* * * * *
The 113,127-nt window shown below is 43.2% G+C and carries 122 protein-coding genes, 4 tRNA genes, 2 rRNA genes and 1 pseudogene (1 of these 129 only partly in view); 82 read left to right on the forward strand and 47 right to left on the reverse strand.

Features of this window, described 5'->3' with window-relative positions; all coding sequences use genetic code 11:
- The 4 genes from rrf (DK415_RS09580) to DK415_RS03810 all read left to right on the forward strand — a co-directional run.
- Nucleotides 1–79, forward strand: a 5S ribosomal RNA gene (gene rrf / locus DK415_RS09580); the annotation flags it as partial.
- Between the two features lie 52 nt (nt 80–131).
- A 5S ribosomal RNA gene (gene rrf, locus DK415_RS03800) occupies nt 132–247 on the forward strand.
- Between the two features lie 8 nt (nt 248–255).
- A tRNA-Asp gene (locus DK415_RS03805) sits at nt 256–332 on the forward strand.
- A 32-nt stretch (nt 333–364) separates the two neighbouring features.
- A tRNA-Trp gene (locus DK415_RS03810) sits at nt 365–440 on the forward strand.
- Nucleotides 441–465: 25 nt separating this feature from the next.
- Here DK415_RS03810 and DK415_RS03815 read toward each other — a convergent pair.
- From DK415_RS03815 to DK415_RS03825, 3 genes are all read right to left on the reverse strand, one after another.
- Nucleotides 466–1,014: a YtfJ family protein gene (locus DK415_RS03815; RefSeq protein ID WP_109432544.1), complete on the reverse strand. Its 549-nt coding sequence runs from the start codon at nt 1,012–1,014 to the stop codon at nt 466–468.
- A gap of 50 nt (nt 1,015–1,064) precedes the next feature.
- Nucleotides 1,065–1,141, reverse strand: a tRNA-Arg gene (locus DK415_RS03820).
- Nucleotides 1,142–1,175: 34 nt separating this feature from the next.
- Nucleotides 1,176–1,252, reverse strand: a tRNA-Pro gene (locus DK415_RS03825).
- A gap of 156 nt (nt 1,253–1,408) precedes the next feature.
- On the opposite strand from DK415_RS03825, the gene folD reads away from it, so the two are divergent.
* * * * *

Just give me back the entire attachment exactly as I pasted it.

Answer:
The 113,127-nt window shown below is 43.2% G+C and carries 122 protein-coding genes, 4 tRNA genes, 2 rRNA genes and 1 pseudogene (1 of these 129 only partly in view); 82 read left to right on the forward strand and 47 right to left on the reverse strand.

Features of this window, described 5'->3' with window-relative positions; all coding sequences use genetic code 11:
- The 4 genes from rrf (DK415_RS09580) to DK415_RS03810 all read left to right on the forward strand — a co-directional run.
- Nucleotides 1–79, forward strand: a 5S ribosomal RNA gene (gene rrf / locus DK415_RS09580); the annotation flags it as partial.
- Between the two features lie 52 nt (nt 80–131).
- A 5S ribosomal RNA gene (gene rrf, locus DK415_RS03800) occupies nt 132–247 on the forward strand.
- Between the two features lie 8 nt (nt 248–255).
- A tRNA-Asp gene (locus DK415_RS03805) sits at nt 256–332 on the forward strand.
- A 32-nt stretch (nt 333–364) separates the two neighbouring features.
- A tRNA-Trp gene (locus DK415_RS03810) sits at nt 365–440 on the forward strand.
- Nucleotides 441–465: 25 nt separating this feature from the next.
- Here DK415_RS03810 and DK415_RS03815 read toward each other — a convergent pair.
- From DK415_RS03815 to DK415_RS03825, 3 genes are all read right to left on the reverse strand, one after another.
- Nucleotides 466–1,014: a YtfJ family protein gene (locus DK415_RS03815; RefSeq protein ID WP_109432544.1), complete on the reverse strand. Its 549-nt coding sequence runs from the start codon at nt 1,012–1,014 to the stop codon at nt 466–468.
- A gap of 50 nt (nt 1,015–1,064) precedes the next feature.
- Nucleotides 1,065–1,141, reverse strand: a tRNA-Arg gene (locus DK415_RS03820).
- Nucleotides 1,142–1,175: 34 nt separating this feature from the next.
- Nucleotides 1,176–1,252, reverse strand: a tRNA-Pro gene (locus DK415_RS03825).
- A gap of 156 nt (nt 1,253–1,408) precedes the next feature.
- On the opposite strand from DK415_RS03825, the gene folD reads away from it, so the two are divergent.